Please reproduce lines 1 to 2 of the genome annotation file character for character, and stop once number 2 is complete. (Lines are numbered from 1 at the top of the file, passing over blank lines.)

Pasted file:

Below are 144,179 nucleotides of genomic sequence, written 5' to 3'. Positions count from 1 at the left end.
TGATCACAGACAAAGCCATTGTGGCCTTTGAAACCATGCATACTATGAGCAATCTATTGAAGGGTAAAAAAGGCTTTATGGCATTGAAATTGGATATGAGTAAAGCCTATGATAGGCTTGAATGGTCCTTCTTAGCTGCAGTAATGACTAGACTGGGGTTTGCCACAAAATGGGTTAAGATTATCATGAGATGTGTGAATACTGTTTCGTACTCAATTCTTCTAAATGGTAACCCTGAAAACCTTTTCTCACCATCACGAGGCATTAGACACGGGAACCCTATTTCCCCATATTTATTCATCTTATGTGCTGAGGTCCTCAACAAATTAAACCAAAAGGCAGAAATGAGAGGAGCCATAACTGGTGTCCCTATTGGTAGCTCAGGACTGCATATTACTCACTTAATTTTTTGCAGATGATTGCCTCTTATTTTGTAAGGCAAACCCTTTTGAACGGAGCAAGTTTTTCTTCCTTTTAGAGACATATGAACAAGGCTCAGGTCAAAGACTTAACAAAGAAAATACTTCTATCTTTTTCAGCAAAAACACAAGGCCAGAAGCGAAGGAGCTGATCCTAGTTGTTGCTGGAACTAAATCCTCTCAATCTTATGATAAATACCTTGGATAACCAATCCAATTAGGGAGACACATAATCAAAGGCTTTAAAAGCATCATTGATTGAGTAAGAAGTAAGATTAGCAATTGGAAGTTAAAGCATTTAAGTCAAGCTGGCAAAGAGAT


Below are 144,179 nucleotides of genomic sequence, written 5' to 3'. Positions count from 1 at the left end.
TGATCACAGACAAAGCCATTGTGGCCTTTGAAACCATGCATACTATGAGCAATCTATTGAAGGGTAAAAAAGGCTTTATGGCATTGAAATTGGATATGAGTAAAGCCTATGATAGGCTTGAATGGTCCTTCTTAGCTGCAGTAATGACTAGACTGGGGTTTGCCACAAAATGGGTTAAGATTATCATGAGATGTGTGAATACTGTTTCGTACTCAATTCTTCTAAATGGTAACCCTGAAAACCTTTTCTCACCATCACGAGGCATTAGACACGGGAACCCTATTTCCCCATATTTATTCATCTTATGTGCTGAGGTCCTCAACAAATTAAACCAAAAGGCAGAAATGAGAGGAGCCATAACTGGTGTCCCTATTGGTAGCTCAGGACTGCATATTACTCACTTAATTTTTTGCAGATGATTGCCTCTTATTTTGTAAGGCAAACCCTTTTGAACGGAGCAAGTTTTTCTTCCTTTTAGAGACATATGAACAAGGCTCAGGTCAAAGACTTAACAAAGAAAATACTTCTATCTTTTTCAGCAAAAACACAAGGCCAGAAGCGAAGGAGCTGATCCTAGTTGTTGCTGGAACTAAATCCTCTCAATCTTATGATAAATACCTTGGATAACCAATCCAATTAGGGAGACACATAATCAAAGGCTTTAAAAGCATCATTGATTGAGTAAGAAGTAAGATTAGCAATTGGAAGTTAAAGCATTTAAGTCAAGCTGGCAAAGAGAT